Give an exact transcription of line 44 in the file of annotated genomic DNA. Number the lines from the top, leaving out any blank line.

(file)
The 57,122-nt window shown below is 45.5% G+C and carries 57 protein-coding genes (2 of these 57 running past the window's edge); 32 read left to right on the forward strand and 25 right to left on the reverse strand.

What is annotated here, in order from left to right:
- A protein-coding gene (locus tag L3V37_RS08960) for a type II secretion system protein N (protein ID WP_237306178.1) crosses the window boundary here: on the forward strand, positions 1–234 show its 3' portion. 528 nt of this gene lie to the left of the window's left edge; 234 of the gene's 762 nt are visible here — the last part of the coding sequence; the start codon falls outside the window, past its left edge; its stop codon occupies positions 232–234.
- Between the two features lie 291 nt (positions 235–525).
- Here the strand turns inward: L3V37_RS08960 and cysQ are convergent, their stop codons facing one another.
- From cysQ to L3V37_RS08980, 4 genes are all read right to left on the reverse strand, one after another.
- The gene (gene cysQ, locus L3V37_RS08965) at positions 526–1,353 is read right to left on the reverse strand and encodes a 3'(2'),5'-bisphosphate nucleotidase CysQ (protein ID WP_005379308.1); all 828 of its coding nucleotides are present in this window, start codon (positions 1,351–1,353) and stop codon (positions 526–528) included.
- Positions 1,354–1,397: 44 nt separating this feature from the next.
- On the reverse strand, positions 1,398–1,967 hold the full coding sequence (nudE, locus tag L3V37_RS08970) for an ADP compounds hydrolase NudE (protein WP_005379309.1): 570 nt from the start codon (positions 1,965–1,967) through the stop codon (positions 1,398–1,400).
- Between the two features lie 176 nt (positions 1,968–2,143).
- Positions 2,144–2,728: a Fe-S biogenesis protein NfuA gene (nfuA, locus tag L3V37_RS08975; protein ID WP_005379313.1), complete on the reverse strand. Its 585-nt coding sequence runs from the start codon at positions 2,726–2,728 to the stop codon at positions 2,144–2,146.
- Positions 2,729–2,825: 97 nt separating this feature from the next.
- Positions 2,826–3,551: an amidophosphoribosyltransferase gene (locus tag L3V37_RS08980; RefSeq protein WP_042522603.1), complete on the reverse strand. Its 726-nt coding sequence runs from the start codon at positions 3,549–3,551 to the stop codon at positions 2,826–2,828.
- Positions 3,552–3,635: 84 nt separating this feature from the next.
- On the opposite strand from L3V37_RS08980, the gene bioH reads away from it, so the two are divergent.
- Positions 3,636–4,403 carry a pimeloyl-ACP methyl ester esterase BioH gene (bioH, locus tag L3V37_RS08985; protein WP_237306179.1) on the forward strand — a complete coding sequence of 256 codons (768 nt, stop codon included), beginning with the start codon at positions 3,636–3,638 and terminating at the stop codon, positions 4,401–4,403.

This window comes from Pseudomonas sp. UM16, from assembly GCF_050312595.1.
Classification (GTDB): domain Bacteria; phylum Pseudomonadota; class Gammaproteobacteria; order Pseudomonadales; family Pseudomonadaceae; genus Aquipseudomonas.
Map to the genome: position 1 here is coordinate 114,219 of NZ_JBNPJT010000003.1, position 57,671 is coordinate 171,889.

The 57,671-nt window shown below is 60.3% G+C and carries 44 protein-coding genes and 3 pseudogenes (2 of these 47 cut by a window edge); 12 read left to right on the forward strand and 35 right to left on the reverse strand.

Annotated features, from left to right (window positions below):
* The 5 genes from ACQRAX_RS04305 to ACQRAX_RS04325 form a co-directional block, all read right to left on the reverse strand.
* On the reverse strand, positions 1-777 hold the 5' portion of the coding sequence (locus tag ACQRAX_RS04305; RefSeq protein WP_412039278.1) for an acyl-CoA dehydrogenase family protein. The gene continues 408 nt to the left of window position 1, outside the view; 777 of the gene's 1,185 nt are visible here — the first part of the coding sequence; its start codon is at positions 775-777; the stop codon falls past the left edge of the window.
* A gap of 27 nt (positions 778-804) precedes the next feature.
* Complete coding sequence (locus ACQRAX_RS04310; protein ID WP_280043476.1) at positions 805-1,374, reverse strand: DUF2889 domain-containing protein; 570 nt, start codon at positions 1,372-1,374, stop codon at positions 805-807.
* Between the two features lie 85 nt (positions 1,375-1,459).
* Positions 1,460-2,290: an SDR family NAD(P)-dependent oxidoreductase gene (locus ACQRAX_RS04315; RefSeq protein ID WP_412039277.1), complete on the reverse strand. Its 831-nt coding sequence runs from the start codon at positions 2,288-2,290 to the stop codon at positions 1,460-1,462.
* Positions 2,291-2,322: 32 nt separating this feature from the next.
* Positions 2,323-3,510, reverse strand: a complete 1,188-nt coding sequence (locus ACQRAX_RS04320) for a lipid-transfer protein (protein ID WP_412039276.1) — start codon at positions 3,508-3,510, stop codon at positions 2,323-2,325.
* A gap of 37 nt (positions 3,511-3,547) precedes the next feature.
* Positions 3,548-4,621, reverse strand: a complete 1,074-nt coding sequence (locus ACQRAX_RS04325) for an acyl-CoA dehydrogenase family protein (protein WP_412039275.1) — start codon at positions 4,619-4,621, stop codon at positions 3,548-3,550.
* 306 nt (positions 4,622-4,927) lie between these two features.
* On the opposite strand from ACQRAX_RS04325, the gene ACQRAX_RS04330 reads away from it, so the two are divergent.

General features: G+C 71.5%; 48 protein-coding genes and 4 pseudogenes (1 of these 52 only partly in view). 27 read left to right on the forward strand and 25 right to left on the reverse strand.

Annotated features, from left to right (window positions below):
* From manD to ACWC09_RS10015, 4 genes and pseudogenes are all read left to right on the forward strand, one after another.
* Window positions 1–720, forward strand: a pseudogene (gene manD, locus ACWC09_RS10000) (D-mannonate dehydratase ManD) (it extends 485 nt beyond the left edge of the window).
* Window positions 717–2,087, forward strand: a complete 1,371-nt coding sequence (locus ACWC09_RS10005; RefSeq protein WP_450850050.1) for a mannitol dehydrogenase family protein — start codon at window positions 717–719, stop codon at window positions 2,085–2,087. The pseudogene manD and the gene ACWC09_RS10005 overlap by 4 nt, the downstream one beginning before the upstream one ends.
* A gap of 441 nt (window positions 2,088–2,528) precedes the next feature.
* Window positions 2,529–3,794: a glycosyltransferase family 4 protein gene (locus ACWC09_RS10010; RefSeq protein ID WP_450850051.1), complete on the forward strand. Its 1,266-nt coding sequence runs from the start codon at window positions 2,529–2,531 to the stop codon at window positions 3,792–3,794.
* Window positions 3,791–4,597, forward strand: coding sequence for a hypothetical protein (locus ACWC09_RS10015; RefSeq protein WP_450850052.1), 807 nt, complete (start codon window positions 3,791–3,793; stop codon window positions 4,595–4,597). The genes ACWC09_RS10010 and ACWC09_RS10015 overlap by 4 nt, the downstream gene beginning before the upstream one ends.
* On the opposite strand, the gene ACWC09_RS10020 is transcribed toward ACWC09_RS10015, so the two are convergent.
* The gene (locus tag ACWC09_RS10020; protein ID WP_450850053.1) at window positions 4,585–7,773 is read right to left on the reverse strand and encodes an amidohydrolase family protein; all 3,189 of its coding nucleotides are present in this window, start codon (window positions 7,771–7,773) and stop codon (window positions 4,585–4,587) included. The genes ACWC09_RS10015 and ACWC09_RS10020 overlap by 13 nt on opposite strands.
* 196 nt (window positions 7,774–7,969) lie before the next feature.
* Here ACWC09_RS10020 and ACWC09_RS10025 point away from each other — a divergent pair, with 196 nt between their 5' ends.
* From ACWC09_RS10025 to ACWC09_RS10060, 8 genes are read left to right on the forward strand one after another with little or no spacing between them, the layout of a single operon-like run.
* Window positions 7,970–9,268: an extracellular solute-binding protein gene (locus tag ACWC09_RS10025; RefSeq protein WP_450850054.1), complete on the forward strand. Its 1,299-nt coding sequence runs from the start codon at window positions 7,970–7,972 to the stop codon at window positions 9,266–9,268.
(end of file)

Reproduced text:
* 196 nt (window positions 7,774–7,969) lie before the next feature.